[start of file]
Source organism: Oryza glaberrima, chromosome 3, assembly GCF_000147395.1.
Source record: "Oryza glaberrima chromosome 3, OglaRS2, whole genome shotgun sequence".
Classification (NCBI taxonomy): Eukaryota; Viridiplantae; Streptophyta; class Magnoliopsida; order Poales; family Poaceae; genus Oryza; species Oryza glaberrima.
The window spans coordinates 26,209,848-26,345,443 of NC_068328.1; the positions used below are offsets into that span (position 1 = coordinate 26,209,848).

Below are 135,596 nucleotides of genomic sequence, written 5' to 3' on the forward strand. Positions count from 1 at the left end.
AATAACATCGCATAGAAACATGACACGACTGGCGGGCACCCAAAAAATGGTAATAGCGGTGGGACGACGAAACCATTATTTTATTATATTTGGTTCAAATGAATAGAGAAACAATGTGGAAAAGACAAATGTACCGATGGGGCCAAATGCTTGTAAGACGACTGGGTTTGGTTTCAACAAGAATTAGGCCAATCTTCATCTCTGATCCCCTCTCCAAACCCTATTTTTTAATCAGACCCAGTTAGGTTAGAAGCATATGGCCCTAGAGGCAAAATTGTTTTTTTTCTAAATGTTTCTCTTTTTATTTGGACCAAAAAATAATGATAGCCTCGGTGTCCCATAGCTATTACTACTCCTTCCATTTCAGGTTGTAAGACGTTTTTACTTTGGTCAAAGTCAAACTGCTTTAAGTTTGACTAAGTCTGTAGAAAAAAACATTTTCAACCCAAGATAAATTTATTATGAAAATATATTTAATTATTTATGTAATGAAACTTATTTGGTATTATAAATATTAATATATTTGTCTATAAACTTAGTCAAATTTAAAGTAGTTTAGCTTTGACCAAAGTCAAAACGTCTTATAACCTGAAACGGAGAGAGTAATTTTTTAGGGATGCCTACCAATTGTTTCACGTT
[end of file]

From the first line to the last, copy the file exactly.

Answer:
Source organism: Oryza glaberrima, chromosome 3, assembly GCF_000147395.1.
Source record: "Oryza glaberrima chromosome 3, OglaRS2, whole genome shotgun sequence".
Classification (NCBI taxonomy): Eukaryota; Viridiplantae; Streptophyta; class Magnoliopsida; order Poales; family Poaceae; genus Oryza; species Oryza glaberrima.
The window spans coordinates 26,209,848-26,345,443 of NC_068328.1; the positions used below are offsets into that span (position 1 = coordinate 26,209,848).

Below are 135,596 nucleotides of genomic sequence, written 5' to 3' on the forward strand. Positions count from 1 at the left end.
AATAACATCGCATAGAAACATGACACGACTGGCGGGCACCCAAAAAATGGTAATAGCGGTGGGACGACGAAACCATTATTTTATTATATTTGGTTCAAATGAATAGAGAAACAATGTGGAAAAGACAAATGTACCGATGGGGCCAAATGCTTGTAAGACGACTGGGTTTGGTTTCAACAAGAATTAGGCCAATCTTCATCTCTGATCCCCTCTCCAAACCCTATTTTTTAATCAGACCCAGTTAGGTTAGAAGCATATGGCCCTAGAGGCAAAATTGTTTTTTTTCTAAATGTTTCTCTTTTTATTTGGACCAAAAAATAATGATAGCCTCGGTGTCCCATAGCTATTACTACTCCTTCCATTTCAGGTTGTAAGACGTTTTTACTTTGGTCAAAGTCAAACTGCTTTAAGTTTGACTAAGTCTGTAGAAAAAAACATTTTCAACCCAAGATAAATTTATTATGAAAATATATTTAATTATTTATGTAATGAAACTTATTTGGTATTATAAATATTAATATATTTGTCTATAAACTTAGTCAAATTTAAAGTAGTTTAGCTTTGACCAAAGTCAAAACGTCTTATAACCTGAAACGGAGAGAGTAATTTTTTAGGGATGCCTACCAATTGTTTCACGTT